Everyone is told that working with a client can be tricky, yet design schools actively preach the importance of the idea over everything else. I guess, in a perfect world, strong ideas would be able to stand on their own and defend themselves against often ruthless and demanding crowd. However would ‘The Carousel’ seem like such a ground breaking, avant-garde idea without Don’s fantastic pitch that didn’t only leave the Kodak representatives speechless but did the same to Mad Men fans?
Recently I took part in a live brief, which gave my colleagues and I the opportunity sell our idea to the client– an actual client.
For weeks we have been cautiously developing a project that could potentially change the face of the company, improve the marketing strategy and thus increase their position on the market. But it seems that in whirlpool of perfecting the logos, making sure the swoosh on letter ‘K’ looks right or checking the consistency of the colour scheme, many have forgotten to balance two most essential elements. ‘What does the client need, and what do they want?’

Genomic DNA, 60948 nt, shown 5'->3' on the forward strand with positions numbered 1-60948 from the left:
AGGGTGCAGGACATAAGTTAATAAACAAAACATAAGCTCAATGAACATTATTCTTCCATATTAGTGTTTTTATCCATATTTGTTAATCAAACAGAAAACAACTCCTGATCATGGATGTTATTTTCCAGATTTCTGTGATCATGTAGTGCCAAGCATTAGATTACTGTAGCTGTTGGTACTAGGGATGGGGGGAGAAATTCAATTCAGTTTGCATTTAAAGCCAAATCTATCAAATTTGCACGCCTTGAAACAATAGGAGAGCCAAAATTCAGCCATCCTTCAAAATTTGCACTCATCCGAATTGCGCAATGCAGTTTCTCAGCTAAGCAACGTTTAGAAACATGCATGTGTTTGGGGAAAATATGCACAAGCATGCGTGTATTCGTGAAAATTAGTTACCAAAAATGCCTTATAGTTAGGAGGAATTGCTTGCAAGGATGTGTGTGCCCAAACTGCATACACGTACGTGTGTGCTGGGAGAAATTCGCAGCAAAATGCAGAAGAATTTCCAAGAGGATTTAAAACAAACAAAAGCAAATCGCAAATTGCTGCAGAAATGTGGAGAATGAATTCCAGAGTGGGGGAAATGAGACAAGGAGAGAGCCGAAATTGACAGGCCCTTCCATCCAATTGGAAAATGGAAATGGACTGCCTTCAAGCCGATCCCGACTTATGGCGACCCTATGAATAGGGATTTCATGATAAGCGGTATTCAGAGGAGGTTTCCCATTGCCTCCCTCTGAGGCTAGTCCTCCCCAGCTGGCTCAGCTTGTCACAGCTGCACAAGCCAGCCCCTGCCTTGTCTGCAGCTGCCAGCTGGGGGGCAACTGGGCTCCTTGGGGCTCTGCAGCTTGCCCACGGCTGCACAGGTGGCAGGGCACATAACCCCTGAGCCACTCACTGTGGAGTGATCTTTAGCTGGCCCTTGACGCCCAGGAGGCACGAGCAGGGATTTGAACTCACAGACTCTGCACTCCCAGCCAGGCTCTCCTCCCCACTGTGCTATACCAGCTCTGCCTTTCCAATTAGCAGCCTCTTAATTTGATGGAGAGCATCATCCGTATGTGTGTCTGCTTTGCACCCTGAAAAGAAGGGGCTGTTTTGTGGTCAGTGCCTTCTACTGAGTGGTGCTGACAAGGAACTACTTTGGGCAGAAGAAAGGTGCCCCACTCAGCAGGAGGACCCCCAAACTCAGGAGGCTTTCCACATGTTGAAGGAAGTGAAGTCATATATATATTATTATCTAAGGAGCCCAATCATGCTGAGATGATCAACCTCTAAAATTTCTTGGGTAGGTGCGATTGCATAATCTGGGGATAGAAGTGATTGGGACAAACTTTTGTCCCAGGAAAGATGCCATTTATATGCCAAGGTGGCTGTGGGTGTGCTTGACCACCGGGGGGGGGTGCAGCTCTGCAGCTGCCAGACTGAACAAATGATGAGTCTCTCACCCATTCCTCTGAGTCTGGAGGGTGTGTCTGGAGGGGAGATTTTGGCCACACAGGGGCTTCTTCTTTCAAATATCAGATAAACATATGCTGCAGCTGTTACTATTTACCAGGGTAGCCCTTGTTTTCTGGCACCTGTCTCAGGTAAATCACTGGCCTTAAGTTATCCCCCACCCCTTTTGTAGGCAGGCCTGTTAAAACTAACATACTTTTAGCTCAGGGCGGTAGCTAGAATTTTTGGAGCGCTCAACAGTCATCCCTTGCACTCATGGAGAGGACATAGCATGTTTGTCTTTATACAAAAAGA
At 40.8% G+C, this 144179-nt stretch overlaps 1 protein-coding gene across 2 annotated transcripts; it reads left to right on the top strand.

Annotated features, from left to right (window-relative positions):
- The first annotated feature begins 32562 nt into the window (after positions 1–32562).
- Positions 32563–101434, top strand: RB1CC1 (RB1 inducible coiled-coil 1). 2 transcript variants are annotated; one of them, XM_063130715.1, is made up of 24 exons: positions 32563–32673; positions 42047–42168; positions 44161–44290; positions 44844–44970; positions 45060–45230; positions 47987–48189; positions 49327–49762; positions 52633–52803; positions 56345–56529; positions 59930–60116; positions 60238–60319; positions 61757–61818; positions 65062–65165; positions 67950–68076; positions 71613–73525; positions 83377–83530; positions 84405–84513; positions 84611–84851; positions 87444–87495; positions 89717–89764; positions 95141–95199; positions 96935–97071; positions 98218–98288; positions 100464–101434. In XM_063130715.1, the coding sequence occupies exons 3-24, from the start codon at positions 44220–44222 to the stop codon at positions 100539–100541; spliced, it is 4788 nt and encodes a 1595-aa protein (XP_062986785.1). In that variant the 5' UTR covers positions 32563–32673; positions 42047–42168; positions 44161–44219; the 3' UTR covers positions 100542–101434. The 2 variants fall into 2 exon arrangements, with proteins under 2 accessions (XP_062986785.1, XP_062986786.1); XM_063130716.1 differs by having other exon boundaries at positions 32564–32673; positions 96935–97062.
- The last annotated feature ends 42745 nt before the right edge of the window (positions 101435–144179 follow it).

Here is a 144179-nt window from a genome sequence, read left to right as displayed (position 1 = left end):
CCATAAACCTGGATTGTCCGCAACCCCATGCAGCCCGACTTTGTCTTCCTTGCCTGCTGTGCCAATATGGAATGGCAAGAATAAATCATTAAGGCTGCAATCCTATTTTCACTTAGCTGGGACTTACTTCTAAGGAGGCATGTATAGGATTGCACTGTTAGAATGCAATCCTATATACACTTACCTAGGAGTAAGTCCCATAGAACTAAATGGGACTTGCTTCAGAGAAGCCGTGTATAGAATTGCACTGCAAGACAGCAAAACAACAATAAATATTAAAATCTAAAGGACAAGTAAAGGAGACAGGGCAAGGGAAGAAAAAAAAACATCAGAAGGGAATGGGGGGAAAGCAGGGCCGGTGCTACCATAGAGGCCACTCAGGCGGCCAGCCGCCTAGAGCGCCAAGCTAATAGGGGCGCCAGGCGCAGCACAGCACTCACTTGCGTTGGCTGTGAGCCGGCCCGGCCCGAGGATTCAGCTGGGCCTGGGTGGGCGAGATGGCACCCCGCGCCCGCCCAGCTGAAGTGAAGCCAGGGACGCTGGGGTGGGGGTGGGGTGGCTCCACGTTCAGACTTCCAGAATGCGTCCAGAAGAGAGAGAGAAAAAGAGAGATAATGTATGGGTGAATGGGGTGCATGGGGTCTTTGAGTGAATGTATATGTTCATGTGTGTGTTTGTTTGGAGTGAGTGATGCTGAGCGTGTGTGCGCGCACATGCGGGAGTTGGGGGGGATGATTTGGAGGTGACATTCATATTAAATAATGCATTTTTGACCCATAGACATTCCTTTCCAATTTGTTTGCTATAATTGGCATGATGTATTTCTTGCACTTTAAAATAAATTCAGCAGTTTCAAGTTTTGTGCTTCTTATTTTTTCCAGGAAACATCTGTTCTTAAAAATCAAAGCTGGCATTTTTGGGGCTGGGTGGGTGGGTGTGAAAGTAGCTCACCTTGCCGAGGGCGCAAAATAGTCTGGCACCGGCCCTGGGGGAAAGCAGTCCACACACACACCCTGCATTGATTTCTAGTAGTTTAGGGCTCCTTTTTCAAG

Designers often moan about how difficult it is to work with clients, how frequently it seems that they are just unable to understand what is important. Recently I was in frustrating situation, when while asking my boss for an opinion on typographical choices for new promotional campaign, the thing he picked up the most was my non-consumer-friendly files names.
At first, I was confused on just how much our priorities stood apart form each other, but how could they not – we were both talking in different language.
When working in a design environment, it is easy to forget about the fact that people outside your studio probably won’t relate to your typeface dilemmas, layout predicaments and other, similar conundrums – and neither will your client. Therefore it is important to keep the seemingly professional jargon to minimum and concentrate on delivering what clients want and need.
Maybe instead of constantly moaning, like some irritating teenager we should just accept that getting a perfect client is near impossible, and instead we should prepare the delivery of a perfect pitch. Being a salesman in this industry is part of the job, even if it is not within the job description.